A formal autism diagnosis brings a wide range of emotions.
On one hand, there’s a sense of relief. You don’t have to wonder anymore. You don’t have to explain your situation by a set of idiosyncrasies. You can call it what it’s formally known as. And maybe best of all, you can put together a solid game plan and get specialized services and care. Getting a formal diagnosis, in my mind, is a positive thing.
But on the other hand, the weight of not knowing what lies ahead can create some pretty uncomfortable thoughts and feelings. For us, and I think I speak for many, fear is probably the most prominent negative feeling. And man, it can be a real crippler. Fear doesn’t just rear its ugly head in one or two areas. It’s multi-faceted, and can get a grip on you in practically every aspect of this autism processing. Fear of the unknown, fear of what others will think, of bullying, of what will happen to your child when you’re gone, of their education, etc. The list is as long as you want it to be.
In all aspects of life (especially with autism), fear can be debilitating. It can negatively sway your decision making, cloud your judgement, make you react inappropriately, etc. – all things we’re trying NOT to do as parents. But it’s the hardest feeling to avoid and the hardest to conquer. So what do we do about it?
First off, don’t get distracted by tomorrow when you have enough to think about today. If there are things you’re struggling to comprehend or overcome, it’s not going to be any easier if you get distracted by the challenges tomorrow will bring. So don’t worry about tomorrow. Focus on what you can do about today. Chances are high that tomorrow’s challenges will be easier if you do today right anyway. So don’t let fear of tomorrow affect today.
Secondly, you have to try to focus on the cool stuff. If your child is pretty young, you might not yet be able to see all the really positive attributes. But as your child grows, they will come into focus. While it’s easy to get caught up in wanting your child to meet all the typical milestones, that might not always be the best plan. Remember, your child is not neurotypical. They won’t fit neatly into your expectations. And that’s perfectly fine. There’s a high likelihood that years later, you will wish you had been paying better attention to what attributes are extraordinary. So don’t let the setbacks and drawbacks distract you. That just gives fear a foothold. Focus on the extraordinary.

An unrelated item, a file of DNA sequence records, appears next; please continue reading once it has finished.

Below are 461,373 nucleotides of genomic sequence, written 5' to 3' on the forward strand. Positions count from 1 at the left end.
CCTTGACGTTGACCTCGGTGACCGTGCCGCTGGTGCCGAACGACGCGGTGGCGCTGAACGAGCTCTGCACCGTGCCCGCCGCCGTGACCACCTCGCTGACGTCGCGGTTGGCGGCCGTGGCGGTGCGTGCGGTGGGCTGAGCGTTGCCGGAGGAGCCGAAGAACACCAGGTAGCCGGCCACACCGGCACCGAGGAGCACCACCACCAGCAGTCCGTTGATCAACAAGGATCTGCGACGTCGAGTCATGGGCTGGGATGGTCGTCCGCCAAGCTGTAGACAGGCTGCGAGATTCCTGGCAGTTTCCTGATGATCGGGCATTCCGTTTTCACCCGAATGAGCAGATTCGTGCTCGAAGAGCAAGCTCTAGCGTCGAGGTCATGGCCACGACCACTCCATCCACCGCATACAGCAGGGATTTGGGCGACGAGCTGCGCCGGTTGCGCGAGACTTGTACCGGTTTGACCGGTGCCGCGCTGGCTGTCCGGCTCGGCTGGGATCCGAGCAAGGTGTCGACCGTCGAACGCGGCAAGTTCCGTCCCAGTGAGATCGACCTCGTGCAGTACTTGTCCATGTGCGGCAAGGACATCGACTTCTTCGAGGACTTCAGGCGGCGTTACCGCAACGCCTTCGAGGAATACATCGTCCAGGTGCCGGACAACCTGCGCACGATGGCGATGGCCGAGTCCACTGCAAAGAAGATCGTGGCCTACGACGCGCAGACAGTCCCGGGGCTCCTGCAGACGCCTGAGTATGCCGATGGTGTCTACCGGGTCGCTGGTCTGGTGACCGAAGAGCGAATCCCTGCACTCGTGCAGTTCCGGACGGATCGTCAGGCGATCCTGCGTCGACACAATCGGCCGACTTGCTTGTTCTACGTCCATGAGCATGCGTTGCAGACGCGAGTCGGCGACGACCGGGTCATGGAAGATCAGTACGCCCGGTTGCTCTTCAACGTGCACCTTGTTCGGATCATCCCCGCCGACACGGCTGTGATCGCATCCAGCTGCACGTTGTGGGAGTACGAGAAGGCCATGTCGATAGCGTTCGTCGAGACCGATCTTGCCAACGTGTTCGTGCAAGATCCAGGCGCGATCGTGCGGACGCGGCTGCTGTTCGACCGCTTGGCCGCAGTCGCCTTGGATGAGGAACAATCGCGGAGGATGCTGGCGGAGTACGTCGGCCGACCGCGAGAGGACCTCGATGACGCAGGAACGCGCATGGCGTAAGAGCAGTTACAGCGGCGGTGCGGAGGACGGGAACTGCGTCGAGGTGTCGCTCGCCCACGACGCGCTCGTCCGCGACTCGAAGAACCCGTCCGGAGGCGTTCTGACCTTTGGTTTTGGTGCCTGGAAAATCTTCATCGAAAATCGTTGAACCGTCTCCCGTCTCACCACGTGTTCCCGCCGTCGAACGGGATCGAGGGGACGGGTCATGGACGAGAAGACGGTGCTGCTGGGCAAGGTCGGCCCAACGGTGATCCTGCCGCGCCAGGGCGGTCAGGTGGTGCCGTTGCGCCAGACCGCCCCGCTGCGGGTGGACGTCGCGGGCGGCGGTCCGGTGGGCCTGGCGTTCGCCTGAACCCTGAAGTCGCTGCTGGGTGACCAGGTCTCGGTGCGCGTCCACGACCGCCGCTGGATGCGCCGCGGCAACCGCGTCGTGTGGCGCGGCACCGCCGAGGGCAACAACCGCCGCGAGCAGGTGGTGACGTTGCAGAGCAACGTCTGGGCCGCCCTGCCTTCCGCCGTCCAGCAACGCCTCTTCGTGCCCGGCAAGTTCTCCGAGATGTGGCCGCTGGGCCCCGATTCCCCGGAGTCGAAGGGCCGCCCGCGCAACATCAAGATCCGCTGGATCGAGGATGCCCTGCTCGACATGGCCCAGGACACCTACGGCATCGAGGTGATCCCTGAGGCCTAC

Quick example. We thought Max was zoning out and spending too much time on the NFL app on his device. We were concerned that he was just checking out mindlessly rolling through stats. We even thought it was negatively affecting his attitude (since he uncorked on us every time we asked him to take a break). Then one day during a conversation about football, he threw out a stat and corrected everyone in the room. I looked it up. He was right. I asked him how knew it. He said he didn’t know. But curiosity got the best of me, so I began asking him game scores from the previous season. He was able to tell me, in order from start to finish, the entire Seattle Seahawks season, who they played, where they played, and the scores.
He was studying something he was interested in. He was cataloging facts. His brain was working in overdrive. And here we thought he was just turning into a vegetable staring at an app for an hour. Needless to say we let him focus on things like that a little more now.
Thirdly, throw your expectations out the window. Well, wait. Don’t throw out your desire to see growth in your child. But do throw out your idea of how you will get there. When we focus on neurotypical methods for neurodivergent mindsets, it almost always spells trouble. And the first time you see a setback in what and how you think something should happen, fear grabs a hold of you and says it’s going to always be like that. You have to be ready to shift gears with your expectations, not get discouraged, and keep pushing. Otherwise, fear of the future can set in.
Lastly, celebrate small victories. There might be a laundry list of things that are hard. They might severely outweigh the easy. So get stoked about the small victories. If your child doesn’t acknowledge it or care, find someone to get stoked with. Do a dance. Do your best gangster handshake. Whatever. Just celebrate.
So what about those thoughts of tomorrow, anyway? We can’t forget about them. However, when you’re successful at blocking out the fear and do well at focusing on the extraordinary, it’s a lot easier to think about tomorrow. In the calm or quiet moments of the day, you’ll have plenty of time to figure it out. And you’ll have a level head while doing it.
PS. Bonus tip for fighting fear – see this post about staying mentally fit.